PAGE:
Ms. Sanyal is the former CEO and Chairman of the Royal Bank of Scotland (RBS) in India. In addition to her leadership roles in the Indian Banking and Financial Services industry, Meera has been associated with many social and educational institutions in the NGO (non-governmental organizations) space. She is a Board Member of Pradan, AIESEC India, and Liberals India for Good Governance – the Indian Liberal Group; and Member, International Board, Right To Play (a global NGO that uses the transformative power of play to educate and empower children facing adversity). She also serves in the Supervisory Board of Jai Hind College, a leading college in South Mumbai. In 2011, Meera was invited as the sole Indian representative by Secretary of State Hillary Clinton to join her International Council on Women’s Business Leadership (ICWBL).
During her three decade long career in the banking industry, she has been invited to address many a prestigious conferences including the Climate Summit in Copenhagen, Women of the Future Summit in UK, Nikkei Summit for Asian Women Leaders in Tokyo and the Global Competitiveness Summit in Seoul. While at RBS, she chaired the RBS Foundation and mentored its Microfinance program that financed over 650,000 women in rural India. She also focussed on issues of women’s empowerment and economic independence. To serve this mandate, the Foundation provided livelihood assistance to 75,000 women-led households in threatened ecosystems in and around India. While she spent her childhood in many different coastal towns and cities of India, she completed her graduation from Sydenham College in Mumbai in 1982. With a desire to get a European experience in higher education she pursued her MBA from INSEAD, France in 1983. She is a Fellow of the Chartered Institute of Bankers (UK), and an alumnus from the 2006 batch of the Advanced Management Program at Harvard Business School, USA.
Dr. Jain has over 30 years experience in teaching and research and has managed and coordinated large scale programs for education of marginalized groups. She also has over 20 years experience of independently administering and managing a non-government organization of repute, addressing issues of Gender, Development and Education. In 1985 she set-up Women’s Studies Unit and Rural Educational Research in Institute of Development Studies (IDS), Jaipur and functioned as Head of the units till 1993. She has been a partner in designing large-scale educational initiatives like Women’s Development Programme (WDP) in 1984, Shiksha Karmi Project in 1987, Mahila Samakhya in 1989, Lok Jumbish in 1992 and Doosra Dashak in 2000.
Ms. Sabavala is the Associate Director, Tata Trusts. She began her career in Advertising where she set up a unit dedicated to public service communication work for the social sector, which is now running as a separate unit. In 1996 she joined the Tata Trusts and led two five year strategic plans. In 2009 she moved to an implementing agency and spent five years working in the education sector. She later returned to the Tata Trusts and now anchors their Education and Urban Poverty and Livelihoods portfolios. Her role includes strategy development, conceptualizing, evolving and nurturing new institutional and programmatic initiatives as well as contributing towards the evolution and implementation of program and project development norms and procedures.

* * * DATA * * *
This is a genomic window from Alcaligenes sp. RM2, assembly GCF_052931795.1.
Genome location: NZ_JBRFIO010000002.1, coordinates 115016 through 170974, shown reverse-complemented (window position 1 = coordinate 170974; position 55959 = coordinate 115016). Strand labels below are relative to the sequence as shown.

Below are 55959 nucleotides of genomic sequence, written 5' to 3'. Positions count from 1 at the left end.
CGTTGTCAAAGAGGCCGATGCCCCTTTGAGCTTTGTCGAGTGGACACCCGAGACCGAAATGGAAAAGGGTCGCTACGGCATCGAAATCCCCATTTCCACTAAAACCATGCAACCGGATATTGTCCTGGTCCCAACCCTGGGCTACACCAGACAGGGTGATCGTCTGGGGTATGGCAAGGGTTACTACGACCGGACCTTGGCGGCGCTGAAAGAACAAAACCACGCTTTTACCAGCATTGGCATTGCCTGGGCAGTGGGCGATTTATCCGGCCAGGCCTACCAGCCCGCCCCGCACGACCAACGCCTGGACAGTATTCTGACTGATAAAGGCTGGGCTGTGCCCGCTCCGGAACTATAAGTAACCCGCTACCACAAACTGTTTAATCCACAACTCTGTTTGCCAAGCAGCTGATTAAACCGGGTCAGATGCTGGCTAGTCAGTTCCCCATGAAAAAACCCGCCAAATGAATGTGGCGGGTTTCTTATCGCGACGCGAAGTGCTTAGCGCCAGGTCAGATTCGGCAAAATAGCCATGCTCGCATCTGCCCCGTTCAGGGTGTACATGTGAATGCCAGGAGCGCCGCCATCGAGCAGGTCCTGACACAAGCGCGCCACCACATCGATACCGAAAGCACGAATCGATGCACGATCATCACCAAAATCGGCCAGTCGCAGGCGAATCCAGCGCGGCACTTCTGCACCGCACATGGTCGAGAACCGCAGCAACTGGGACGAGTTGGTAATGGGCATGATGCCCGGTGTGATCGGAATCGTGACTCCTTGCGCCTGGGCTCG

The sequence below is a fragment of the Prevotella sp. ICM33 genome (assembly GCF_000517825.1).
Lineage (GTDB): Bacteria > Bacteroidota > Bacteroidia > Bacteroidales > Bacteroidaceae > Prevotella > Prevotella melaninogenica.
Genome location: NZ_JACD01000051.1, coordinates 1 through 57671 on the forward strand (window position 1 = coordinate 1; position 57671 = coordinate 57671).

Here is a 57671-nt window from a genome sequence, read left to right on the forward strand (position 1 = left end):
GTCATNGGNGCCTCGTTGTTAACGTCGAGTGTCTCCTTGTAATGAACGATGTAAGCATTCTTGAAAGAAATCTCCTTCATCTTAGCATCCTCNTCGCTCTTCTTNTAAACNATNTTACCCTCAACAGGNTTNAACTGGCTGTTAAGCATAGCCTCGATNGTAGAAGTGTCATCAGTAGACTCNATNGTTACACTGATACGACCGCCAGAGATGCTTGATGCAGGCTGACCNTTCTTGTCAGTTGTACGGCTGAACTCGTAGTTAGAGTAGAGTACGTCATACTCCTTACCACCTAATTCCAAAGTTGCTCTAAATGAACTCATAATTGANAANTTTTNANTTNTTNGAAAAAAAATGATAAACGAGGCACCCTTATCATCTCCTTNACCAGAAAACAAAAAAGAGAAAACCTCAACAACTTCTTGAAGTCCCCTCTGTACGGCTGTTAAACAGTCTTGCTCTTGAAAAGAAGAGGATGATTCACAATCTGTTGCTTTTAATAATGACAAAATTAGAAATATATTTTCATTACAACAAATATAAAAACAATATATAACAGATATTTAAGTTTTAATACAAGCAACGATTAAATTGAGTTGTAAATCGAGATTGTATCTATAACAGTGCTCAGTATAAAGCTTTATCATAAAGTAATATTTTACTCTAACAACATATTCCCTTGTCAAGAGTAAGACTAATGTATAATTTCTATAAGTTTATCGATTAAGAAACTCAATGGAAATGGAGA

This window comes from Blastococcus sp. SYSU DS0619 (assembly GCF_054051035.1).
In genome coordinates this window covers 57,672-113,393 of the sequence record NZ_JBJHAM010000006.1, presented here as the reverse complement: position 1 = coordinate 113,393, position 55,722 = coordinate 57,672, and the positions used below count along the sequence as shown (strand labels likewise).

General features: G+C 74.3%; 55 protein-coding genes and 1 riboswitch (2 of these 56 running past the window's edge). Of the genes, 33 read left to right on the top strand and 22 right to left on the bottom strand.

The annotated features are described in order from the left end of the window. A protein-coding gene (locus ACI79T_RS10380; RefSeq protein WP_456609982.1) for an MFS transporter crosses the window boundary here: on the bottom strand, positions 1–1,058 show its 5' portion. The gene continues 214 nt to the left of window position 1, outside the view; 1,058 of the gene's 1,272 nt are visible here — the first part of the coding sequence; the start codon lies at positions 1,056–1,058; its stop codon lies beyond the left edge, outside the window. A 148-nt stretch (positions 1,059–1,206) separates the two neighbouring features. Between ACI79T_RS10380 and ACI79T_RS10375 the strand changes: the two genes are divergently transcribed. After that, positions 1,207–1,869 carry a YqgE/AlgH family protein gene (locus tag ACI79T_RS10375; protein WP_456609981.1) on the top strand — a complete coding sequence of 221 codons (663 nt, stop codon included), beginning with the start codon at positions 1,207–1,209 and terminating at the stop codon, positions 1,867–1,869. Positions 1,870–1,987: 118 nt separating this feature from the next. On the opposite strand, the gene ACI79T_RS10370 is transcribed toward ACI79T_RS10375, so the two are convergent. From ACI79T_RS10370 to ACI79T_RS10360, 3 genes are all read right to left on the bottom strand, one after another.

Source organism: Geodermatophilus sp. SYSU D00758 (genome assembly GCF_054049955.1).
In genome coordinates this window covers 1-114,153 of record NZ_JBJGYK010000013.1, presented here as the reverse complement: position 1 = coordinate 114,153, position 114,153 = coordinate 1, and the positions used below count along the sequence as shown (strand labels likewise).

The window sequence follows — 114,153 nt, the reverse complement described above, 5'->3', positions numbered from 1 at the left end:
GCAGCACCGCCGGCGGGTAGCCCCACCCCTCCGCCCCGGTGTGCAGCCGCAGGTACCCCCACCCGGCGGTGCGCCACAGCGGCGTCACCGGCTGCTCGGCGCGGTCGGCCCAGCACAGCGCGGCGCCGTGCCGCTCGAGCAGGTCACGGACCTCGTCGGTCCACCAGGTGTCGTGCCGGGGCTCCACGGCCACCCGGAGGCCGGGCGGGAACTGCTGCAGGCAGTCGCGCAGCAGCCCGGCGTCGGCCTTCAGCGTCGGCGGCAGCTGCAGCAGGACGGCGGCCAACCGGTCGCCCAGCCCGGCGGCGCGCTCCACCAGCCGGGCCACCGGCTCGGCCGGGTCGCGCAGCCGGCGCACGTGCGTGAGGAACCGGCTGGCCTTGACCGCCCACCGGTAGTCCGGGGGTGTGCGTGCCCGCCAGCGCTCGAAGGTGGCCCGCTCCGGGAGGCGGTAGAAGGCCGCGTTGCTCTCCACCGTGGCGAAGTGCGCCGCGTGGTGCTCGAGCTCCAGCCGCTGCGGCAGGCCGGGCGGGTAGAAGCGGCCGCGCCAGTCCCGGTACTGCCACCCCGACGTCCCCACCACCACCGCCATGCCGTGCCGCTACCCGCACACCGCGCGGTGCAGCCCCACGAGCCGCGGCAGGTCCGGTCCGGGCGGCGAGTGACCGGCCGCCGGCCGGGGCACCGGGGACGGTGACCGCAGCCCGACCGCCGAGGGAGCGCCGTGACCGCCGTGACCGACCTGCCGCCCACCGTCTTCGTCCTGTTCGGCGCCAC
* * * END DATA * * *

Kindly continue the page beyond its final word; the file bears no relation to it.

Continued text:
Mr. Sanghavi has provided philanthropists with intelligent investment strategies to direct over USD 50 million into the Indian social sector over the past 15 years. He established the Dasra Philanthropy Week (previously known as the Indian Philanthropy Forum) and has engaged over 1,000 philanthropists, multi-lateral agencies and corporate foundations that drive the philanthropy agenda in India. He also initiated the Dasra Giving Circle – India’s largest collaborative giving platform that combines in-depth research, funding and managerial support to non-profits to enable scale of 15–30x. The success of Dasra Giving Circles has also been featured in New Philanthropy Capital’s report on “10 Innovations in Global Philanthropy: Concepts worth spreading in the UK.”
He also played a key role in forming the Dasra Girl Alliance with partners such as USAID, Kiawah Trust and Piramal Foundation. The alliance aims to raise over USD 50 million towards empowering adolescent girls and addressing the healthcare needs of mothers and children in India. He has written articles for media publications such as Mint, Business India & Alliance Magazine and has been quoted in NDTV, Times of India, Economic Times, Hindustan Times and Mint. He has also spoken at various platforms like the Global Philanthropy Forum, We the People – NDTV, The Outsider –BloombergTV, Unconvention-Forum, Maidan Summit, SOCAP, ICICI Fellows Programme and Mint Conclave. He was recently awarded the Forbes Philanthropy Award in the ‘Crossover Leaders’ category for 2014 for successfully transitioning from a thriving career in investment banking to work for the non-profit sector
Sudarshan has researched and written about women’s work, the informal economy, and education; gender and evaluation; linking research, policy and action. She was a National Fellow at the National University of Educational Planning and Administration (NEUPA), New Delhi from November 2013- October 2015, has been associated with the Institute of Social Studies Trust (ISST), New Delhi, as Director from 2003-2011, and is currently serving as a Trustee. Prior to her association with ISST, she was at the National Council of Applied Economic Research. Her publications on the informal economy include several articles and two co-edited books: ‘Organising Women Workers in the Informal Economy’; and ‘Informal Economy Centrestage’. Her recent publications include an article on ‘Employment-responsive education in an informal economy: context and challenges’.